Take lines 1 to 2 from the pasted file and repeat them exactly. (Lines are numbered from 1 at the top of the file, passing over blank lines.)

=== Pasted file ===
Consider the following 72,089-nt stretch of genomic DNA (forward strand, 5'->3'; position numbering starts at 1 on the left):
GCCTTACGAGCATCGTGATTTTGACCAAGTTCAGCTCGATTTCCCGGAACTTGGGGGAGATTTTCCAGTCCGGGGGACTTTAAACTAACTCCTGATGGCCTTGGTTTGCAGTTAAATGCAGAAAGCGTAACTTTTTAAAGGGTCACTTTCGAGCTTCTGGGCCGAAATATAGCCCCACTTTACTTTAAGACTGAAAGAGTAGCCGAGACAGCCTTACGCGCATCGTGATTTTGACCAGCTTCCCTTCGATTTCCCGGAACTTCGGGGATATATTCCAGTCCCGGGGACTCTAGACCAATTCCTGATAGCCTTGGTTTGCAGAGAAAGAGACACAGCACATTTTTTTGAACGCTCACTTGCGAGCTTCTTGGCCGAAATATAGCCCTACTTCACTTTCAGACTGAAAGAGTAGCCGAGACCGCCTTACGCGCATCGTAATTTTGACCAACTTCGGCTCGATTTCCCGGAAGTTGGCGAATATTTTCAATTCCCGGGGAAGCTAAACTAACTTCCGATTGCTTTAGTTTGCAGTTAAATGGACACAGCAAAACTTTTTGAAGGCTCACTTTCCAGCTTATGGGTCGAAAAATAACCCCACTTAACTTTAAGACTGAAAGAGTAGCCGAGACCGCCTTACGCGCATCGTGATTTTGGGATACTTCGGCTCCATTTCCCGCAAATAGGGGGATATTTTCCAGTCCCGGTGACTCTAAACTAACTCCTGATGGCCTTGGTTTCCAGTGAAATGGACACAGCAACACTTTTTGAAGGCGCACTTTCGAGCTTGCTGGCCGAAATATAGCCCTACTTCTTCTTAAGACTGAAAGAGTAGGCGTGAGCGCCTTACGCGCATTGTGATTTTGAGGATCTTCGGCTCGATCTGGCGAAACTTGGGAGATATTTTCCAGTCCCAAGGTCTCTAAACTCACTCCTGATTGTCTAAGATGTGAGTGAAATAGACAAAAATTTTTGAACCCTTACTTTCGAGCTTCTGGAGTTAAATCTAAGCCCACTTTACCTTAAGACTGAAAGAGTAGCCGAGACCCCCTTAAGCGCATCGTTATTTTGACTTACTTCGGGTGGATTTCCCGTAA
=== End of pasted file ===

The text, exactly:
Consider the following 72,089-nt stretch of genomic DNA (forward strand, 5'->3'; position numbering starts at 1 on the left):
GCCTTACGAGCATCGTGATTTTGACCAAGTTCAGCTCGATTTCCCGGAACTTGGGGGAGATTTTCCAGTCCGGGGGACTTTAAACTAACTCCTGATGGCCTTGGTTTGCAGTTAAATGCAGAAAGCGTAACTTTTTAAAGGGTCACTTTCGAGCTTCTGGGCCGAAATATAGCCCCACTTTACTTTAAGACTGAAAGAGTAGCCGAGACAGCCTTACGCGCATCGTGATTTTGACCAGCTTCCCTTCGATTTCCCGGAACTTCGGGGATATATTCCAGTCCCGGGGACTCTAGACCAATTCCTGATAGCCTTGGTTTGCAGAGAAAGAGACACAGCACATTTTTTTGAACGCTCACTTGCGAGCTTCTTGGCCGAAATATAGCCCTACTTCACTTTCAGACTGAAAGAGTAGCCGAGACCGCCTTACGCGCATCGTAATTTTGACCAACTTCGGCTCGATTTCCCGGAAGTTGGCGAATATTTTCAATTCCCGGGGAAGCTAAACTAACTTCCGATTGCTTTAGTTTGCAGTTAAATGGACACAGCAAAACTTTTTGAAGGCTCACTTTCCAGCTTATGGGTCGAAAAATAACCCCACTTAACTTTAAGACTGAAAGAGTAGCCGAGACCGCCTTACGCGCATCGTGATTTTGGGATACTTCGGCTCCATTTCCCGCAAATAGGGGGATATTTTCCAGTCCCGGTGACTCTAAACTAACTCCTGATGGCCTTGGTTTCCAGTGAAATGGACACAGCAACACTTTTTGAAGGCGCACTTTCGAGCTTGCTGGCCGAAATATAGCCCTACTTCTTCTTAAGACTGAAAGAGTAGGCGTGAGCGCCTTACGCGCATTGTGATTTTGAGGATCTTCGGCTCGATCTGGCGAAACTTGGGAGATATTTTCCAGTCCCAAGGTCTCTAAACTCACTCCTGATTGTCTAAGATGTGAGTGAAATAGACAAAAATTTTTGAACCCTTACTTTCGAGCTTCTGGAGTTAAATCTAAGCCCACTTTACCTTAAGACTGAAAGAGTAGCCGAGACCCCCTTAAGCGCATCGTTATTTTGACTTACTTCGGGTGGATTTCCCGTAA